Date of Award

9-2014

Embargo Period

1-13-2015

Degree Type

Dissertation

Degree Name

Doctor of Philosophy (PhD)

Department

Electrical and Computer Engineering

Advisor(s)

Larry Pileggi

Abstract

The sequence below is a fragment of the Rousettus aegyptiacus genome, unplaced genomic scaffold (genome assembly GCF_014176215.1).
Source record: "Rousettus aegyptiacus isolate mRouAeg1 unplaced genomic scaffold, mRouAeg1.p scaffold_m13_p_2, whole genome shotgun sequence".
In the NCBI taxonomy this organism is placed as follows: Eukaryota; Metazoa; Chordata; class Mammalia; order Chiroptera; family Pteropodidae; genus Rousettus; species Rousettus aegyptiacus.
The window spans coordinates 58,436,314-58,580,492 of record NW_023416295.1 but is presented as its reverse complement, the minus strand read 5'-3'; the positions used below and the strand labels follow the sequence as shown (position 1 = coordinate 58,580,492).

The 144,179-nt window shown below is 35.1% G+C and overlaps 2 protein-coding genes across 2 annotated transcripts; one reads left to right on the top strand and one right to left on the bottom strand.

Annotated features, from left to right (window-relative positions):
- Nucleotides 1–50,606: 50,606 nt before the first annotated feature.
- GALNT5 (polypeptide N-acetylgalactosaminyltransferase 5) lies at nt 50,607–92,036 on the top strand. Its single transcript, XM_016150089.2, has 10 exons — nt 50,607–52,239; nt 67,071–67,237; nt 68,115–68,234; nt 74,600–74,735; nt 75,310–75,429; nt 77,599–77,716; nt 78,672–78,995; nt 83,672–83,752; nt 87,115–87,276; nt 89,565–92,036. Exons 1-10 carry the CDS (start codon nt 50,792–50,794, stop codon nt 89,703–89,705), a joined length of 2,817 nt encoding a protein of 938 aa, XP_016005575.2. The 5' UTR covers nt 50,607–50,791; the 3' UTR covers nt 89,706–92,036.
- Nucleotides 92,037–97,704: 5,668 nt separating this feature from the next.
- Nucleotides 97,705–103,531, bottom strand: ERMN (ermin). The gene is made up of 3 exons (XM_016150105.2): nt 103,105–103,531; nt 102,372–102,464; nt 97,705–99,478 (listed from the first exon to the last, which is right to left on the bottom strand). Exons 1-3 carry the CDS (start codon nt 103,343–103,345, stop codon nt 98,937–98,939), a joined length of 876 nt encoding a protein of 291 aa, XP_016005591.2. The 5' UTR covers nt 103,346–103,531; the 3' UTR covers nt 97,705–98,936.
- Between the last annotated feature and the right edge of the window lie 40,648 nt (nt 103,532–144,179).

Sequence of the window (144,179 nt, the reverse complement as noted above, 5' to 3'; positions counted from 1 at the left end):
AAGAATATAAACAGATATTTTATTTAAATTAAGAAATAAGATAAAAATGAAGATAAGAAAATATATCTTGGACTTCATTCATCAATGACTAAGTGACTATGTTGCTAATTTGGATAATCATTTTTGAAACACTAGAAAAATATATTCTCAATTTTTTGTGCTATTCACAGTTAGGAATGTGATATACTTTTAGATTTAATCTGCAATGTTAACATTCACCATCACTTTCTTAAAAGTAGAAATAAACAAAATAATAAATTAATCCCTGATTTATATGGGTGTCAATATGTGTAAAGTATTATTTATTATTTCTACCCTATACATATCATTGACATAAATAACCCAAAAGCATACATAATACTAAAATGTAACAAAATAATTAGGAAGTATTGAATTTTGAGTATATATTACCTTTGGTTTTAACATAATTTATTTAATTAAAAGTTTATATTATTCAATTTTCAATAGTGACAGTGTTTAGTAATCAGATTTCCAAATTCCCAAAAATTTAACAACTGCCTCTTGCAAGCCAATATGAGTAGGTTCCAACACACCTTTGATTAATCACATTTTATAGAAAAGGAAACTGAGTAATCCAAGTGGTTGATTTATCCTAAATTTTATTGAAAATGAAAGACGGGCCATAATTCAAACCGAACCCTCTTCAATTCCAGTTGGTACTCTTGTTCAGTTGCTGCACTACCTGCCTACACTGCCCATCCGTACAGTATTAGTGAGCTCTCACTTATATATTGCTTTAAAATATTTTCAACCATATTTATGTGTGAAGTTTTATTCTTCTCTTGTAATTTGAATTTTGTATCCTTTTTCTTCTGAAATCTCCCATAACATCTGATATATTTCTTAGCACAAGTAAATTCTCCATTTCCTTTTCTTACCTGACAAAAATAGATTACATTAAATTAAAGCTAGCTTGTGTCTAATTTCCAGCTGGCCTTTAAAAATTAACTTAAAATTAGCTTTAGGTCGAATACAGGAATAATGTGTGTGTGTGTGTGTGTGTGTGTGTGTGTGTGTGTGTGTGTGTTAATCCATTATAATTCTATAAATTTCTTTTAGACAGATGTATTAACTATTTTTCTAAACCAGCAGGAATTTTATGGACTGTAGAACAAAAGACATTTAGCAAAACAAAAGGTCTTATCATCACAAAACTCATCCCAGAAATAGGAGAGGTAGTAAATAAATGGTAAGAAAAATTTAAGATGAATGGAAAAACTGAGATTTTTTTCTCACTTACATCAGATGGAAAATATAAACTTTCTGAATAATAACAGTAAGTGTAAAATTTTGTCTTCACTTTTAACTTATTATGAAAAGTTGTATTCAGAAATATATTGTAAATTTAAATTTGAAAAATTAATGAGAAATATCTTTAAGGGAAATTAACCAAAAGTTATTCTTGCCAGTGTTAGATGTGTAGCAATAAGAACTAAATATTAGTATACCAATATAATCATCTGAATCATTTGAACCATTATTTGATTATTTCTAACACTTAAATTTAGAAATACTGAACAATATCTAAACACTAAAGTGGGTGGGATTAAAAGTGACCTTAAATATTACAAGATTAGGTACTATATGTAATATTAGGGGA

Neurocomputers offer a massively parallel computing paradigm by mimicking the human brain. Their efficient use in statistical information processing has been proposed to overcome critical bottlenecks with traditional computing schemes for applications such as image and speech processing, and associative memory. In neural networks information is generally represented by phase (e.g., oscillatory neural networks) or amplitude (e.g., cellular neural networks). Phase-based neurocomputing is constructed as a network of coupled oscillatory neurons that are connected via programmable phase elements. Representing each neuron circuit with one oscillatory device and implementing programmable phases among neighboring neurons, however, are not clearly feasible from circuits perspective if not impossible. In contrast to nascent oscillatory neurocomputing circuits, mature amplitude-based neural networks offer more efficient circuit solutions using simpler resistive networks where information is carried via voltage- and current-mode signals. Yet, such circuits have not been efficiently realized by CMOS alone due to the needs for an efficient summing mechanism for weighted neural signals and a digitally-controlled weighting element for representing couplings among artificial neurons. Large power consumption and high circuit complexity of such CMOS-based implementations have precluded adoption of amplitude-based neurocomputing circuits as well, and have led researchers to explore the use of emerging technologies for such circuits. Although they provide intriguing properties, previously proposed neurocomputing components based on emerging technologies have not offered a complete and practical solution to efficiently construct an entire system. In this thesis we explore the generalized problem of co-optimization of technology and architecture for such systems, and develop a recipe for device requirements and target capabilities. We describe four plausible technologies, each of which could potentially enable the implementation of an efficient and fully-functional neurocomputing system. We first investigate fully-digital neural network architectures that have been tried before using CMOS technology in which many large-size logic gates such as D flip-flops and look-up tables are required. Using a newly-proposed all-magnetic non-volatile logic family, mLogic, we demonstrate the efficacy of digitizing the oscillators and phase relationships for an oscillatory neural network by exploiting the inherent storage as well as enabling an all-digital cellular neural network hardware with simplified programmability. We perform system-level comparisons of mLogic and 32nm CMOS for both networks consisting of 60 neurons. Although digital implementations based on mLogic offer improvements over CMOS in terms of power and area, analog neurocomputing architectures seem to be more compatible with the greatest portion of emerging technologies and devices. For this purpose in this dissertation we explore several emerging technologies with unique device configurations and features such as mCell devices, ovenized aluminum nitride resonators, and tunable multi-gate graphene devices to efficiently enable two key components required for such analog networks – that is, summing function and weighting with compact D/A (digital-to-analog) conversion capability. We demonstrate novel ways to implement these functions and elaborate on our building blocks for artificial neurons and synapses using each technology. We verify the functionality of each proposed implementation using various image processing applications based on compact circuit simulation models for such post-CMOS devices. Finally, we design a proof-of-concept neurocomputing circuitry containing 20 neurons using 65nm CMOS technology that is based on the primitives that we define for our analog neurocomputing scheme. This allows us to fully recognize the inefficiencies of an all-CMOS implementation for such specific applications. We share our experimental results that are in agreement with circuit simulations for the same image processing applications based on proposed architectures using emerging technologies. Power and area comparisons demonstrate significant improvements for analog neurocomputing circuits when implemented using beyond- CMOS technologies, thereby promising huge opportunities for future energy-efficient computing.

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